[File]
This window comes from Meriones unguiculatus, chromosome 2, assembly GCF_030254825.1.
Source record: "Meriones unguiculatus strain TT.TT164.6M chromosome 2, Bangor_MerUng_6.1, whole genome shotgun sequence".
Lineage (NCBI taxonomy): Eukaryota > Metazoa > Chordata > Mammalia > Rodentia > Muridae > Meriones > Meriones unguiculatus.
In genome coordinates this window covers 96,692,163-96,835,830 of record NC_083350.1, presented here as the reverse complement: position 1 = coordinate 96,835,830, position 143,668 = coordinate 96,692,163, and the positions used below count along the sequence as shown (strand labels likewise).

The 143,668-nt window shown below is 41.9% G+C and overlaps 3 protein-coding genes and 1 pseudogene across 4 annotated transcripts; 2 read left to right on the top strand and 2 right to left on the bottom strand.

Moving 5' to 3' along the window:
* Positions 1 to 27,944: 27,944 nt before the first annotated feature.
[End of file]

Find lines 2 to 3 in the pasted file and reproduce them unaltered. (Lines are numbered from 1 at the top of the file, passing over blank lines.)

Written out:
Source record: "Meriones unguiculatus strain TT.TT164.6M chromosome 2, Bangor_MerUng_6.1, whole genome shotgun sequence".
Lineage (NCBI taxonomy): Eukaryota > Metazoa > Chordata > Mammalia > Rodentia > Muridae > Meriones > Meriones unguiculatus.